- Introduction – define inclusive growth.
- Chart out the policy approaches in various dimensions.
- Mention NITI Aayog’s strategy in Vision 75.
Inclusive growth is economic growth that is distributed fairly across society and creates opportunities for all.
According to World Bank’s review of India’s Development Policy, Inclusive Growth policy implementation is facing a dilemma of improving the delivery of core public services, and maintaining rapid growth while spreading the benefits of this growth more widely. Since independence, the govt. has practiced various types of policy measures, of which, a few are discussed below :
Growth oriented policy:
- India’s economic planning started with growth oriented policy. First plan (1951-56) was started with an objective of rapid and balanced growth.
- The second plan (1956-61) also put a thrust on rapid growth of industrialization.
- More recent, twelfth five year plan (2007-12) has blended economic growth with inclusion with an objective of Faster, Sustainable and More Inclusive Growth.
- However, it has failed to emphasize inclusive growth by creating more jobs for low and semi-skilled workers. Growth is not equally shared and in many parts of the country, people still remain poor and disadvantaged in significant proportion.
- The direct intervention is facilitating the Inclusive Growth through legislation, regulation, credit facilitation and providing livelihood security are the forms of direct intervention by the govt.
- Safety nets or anti-poverty measures are the some other ways of direct intervention towards Inclusive Growth.
- Welfare policies like Food subsidies, public distribution of essential commodities, nutrition programs, financial support though micro finance are the ways in which Inclusiveness can be implemented.
Capacity building: Capacity development through training of rural development functionaries is also a mean of capacity building. Increasing efficiency, effectiveness, accountability and transparency are also considered the areas under capacity building initiatives of the govt. For example, if the objective of Department of Rural Development is enhancing the livelihood security of households in rural areas though MNREGA then capacity building for enhancing effectiveness of Gram Sabha is one of the modalities to achieve the objective.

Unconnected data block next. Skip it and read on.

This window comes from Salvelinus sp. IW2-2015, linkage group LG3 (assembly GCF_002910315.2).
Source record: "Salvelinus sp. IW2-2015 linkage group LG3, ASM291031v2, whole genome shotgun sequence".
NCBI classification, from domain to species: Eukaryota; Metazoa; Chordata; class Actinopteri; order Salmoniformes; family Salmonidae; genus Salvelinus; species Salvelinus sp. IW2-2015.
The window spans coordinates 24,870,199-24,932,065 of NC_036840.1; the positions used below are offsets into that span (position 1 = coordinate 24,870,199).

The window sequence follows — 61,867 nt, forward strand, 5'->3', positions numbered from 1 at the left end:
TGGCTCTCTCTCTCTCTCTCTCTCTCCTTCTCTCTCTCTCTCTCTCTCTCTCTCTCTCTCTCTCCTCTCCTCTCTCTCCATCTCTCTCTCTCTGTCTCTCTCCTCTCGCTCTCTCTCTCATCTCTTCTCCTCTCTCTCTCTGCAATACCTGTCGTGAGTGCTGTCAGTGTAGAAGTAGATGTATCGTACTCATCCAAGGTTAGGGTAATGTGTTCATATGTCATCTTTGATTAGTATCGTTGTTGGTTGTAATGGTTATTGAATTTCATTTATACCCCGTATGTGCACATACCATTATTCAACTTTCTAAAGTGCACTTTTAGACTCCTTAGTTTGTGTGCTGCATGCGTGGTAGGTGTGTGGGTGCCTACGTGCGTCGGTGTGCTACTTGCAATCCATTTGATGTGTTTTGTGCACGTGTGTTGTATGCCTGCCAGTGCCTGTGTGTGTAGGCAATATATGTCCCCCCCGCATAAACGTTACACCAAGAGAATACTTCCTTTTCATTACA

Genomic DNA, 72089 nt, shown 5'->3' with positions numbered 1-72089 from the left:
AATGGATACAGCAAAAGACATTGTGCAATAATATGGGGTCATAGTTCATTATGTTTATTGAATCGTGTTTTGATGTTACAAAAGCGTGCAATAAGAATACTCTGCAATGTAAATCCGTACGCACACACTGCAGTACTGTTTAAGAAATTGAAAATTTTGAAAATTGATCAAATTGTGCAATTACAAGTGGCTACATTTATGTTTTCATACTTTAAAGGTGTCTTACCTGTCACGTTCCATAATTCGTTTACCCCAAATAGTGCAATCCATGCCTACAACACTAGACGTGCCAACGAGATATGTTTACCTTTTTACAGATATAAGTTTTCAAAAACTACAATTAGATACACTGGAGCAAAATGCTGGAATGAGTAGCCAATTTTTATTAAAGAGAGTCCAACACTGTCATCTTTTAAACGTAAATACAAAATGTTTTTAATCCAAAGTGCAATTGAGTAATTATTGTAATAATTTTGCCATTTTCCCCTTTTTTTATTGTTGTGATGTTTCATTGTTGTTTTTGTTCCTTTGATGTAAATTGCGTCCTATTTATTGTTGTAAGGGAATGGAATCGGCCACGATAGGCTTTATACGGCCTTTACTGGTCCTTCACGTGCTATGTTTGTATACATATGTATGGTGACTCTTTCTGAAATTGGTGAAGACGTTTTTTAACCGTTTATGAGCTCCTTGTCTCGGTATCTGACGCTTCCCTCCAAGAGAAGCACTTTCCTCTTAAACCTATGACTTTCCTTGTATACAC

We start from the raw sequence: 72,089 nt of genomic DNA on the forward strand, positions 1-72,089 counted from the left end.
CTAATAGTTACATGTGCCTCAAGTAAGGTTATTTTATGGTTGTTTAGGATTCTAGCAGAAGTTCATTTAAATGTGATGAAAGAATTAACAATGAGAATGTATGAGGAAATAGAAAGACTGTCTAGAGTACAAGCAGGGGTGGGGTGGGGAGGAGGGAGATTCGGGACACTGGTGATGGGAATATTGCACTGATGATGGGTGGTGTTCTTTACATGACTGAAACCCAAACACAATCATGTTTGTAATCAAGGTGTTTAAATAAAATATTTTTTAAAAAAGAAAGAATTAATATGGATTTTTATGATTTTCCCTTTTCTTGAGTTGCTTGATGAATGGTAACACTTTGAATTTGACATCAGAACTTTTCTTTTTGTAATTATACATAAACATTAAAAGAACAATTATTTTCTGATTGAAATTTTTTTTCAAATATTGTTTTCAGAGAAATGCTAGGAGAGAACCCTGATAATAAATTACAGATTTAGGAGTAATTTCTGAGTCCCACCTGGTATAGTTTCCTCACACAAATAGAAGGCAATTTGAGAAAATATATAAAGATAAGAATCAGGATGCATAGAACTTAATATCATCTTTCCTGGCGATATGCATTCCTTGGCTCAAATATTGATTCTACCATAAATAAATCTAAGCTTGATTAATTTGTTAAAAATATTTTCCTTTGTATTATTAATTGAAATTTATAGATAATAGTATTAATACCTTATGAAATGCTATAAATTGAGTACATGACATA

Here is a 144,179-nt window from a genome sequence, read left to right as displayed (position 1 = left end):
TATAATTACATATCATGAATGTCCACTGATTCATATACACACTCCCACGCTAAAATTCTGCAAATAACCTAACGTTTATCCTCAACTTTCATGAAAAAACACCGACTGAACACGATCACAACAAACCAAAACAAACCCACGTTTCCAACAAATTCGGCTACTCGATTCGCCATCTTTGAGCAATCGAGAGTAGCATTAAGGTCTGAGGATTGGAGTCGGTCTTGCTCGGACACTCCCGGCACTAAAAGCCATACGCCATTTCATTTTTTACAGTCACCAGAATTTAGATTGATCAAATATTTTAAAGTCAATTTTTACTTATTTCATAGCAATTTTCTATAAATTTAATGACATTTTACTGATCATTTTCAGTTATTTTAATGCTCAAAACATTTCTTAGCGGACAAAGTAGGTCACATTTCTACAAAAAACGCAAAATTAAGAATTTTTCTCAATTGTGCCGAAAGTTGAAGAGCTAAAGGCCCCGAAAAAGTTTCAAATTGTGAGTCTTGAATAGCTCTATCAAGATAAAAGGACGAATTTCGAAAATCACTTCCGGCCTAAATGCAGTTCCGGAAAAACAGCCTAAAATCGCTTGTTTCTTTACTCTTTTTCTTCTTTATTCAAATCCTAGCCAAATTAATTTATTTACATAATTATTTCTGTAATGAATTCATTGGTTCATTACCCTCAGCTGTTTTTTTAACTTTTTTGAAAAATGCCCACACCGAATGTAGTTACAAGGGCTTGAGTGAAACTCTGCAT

Public Participation: Without public participation at different level of governance, Inclusive Growth remains a distant dream. SHGs promotion is a typical example of public participation for Inclusive Growth. Kerala govt. supported Kudumbasree programme have been successful in women empowerment and reducing poverty. Similar initiative of Andhra Pradesh namely ‘Indira Kranti Pathakam’ is showing a good progress in social mobilization, gender empowerment and rural poverty reduction.
NITI Aayog’s strategy for inclusive growth:
New India @75 vision has the following objectives for the inclusive growth :
- To have a rapid growth, which reaches 9-10% by 2022-23, which is inclusive, clean, sustained and formalized.
- To Leverage technology for inclusive, sustainable and participatory development by 2022-23.
- To have an inclusive development in the cities to ensure that urban poor and slum dwellers including recent migrants can avail city services.
- To make schools more inclusive by addressing the barriers related to the physical environment (e.g. accessible toilets), admission procedures as well as curriculum design.
- To make higher education more inclusive for the most vulnerable groups.
- To provide quality ambulatory services for an inclusive package of diagnostic, curative, rehabilitative and palliative care, close to the people.
- To prepare an inclusive policy framework with citizens at the centre.
Lastly, policy intervention takes place both at micro and macro level. Improving fiscal discipline, trade liberalization, promoting Foreign Direct Investment, privatization, deregulation, tax reforms, labour laws, social safety nets, public expenditure etc. are important for macro policy measures while at the micro level, reducing inequality in income, improving public/social infrastructure, healthcare, education, access to essential services, accountability and transparency, women empowerment, role of civil society organizations, etc are instrument of micro policy which needs to be re-worked.